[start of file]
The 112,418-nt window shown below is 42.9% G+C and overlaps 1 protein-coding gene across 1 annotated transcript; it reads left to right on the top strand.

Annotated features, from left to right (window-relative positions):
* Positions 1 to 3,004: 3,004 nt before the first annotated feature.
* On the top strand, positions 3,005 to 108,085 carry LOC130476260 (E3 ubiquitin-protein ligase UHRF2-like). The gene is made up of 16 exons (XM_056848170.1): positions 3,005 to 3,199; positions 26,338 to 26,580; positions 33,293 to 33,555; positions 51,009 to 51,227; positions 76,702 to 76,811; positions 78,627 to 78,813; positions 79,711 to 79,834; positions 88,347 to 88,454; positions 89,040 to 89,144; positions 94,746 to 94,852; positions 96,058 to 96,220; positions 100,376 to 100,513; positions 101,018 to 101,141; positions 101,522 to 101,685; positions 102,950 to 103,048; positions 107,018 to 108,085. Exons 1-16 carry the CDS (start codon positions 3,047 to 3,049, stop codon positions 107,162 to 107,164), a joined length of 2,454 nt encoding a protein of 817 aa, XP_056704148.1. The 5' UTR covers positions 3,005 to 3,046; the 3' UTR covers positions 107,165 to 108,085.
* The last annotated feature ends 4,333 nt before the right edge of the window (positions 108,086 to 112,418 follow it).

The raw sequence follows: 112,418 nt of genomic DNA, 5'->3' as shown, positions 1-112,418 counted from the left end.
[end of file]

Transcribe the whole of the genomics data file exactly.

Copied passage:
The 112,418-nt window shown below is 42.9% G+C and overlaps 1 protein-coding gene across 1 annotated transcript; it reads left to right on the top strand.

Annotated features, from left to right (window-relative positions):
* Positions 1 to 3,004: 3,004 nt before the first annotated feature.
* On the top strand, positions 3,005 to 108,085 carry LOC130476260 (E3 ubiquitin-protein ligase UHRF2-like). The gene is made up of 16 exons (XM_056848170.1): positions 3,005 to 3,199; positions 26,338 to 26,580; positions 33,293 to 33,555; positions 51,009 to 51,227; positions 76,702 to 76,811; positions 78,627 to 78,813; positions 79,711 to 79,834; positions 88,347 to 88,454; positions 89,040 to 89,144; positions 94,746 to 94,852; positions 96,058 to 96,220; positions 100,376 to 100,513; positions 101,018 to 101,141; positions 101,522 to 101,685; positions 102,950 to 103,048; positions 107,018 to 108,085. Exons 1-16 carry the CDS (start codon positions 3,047 to 3,049, stop codon positions 107,162 to 107,164), a joined length of 2,454 nt encoding a protein of 817 aa, XP_056704148.1. The 5' UTR covers positions 3,005 to 3,046; the 3' UTR covers positions 107,165 to 108,085.
* The last annotated feature ends 4,333 nt before the right edge of the window (positions 108,086 to 112,418 follow it).

The raw sequence follows: 112,418 nt of genomic DNA, 5'->3' as shown, positions 1-112,418 counted from the left end.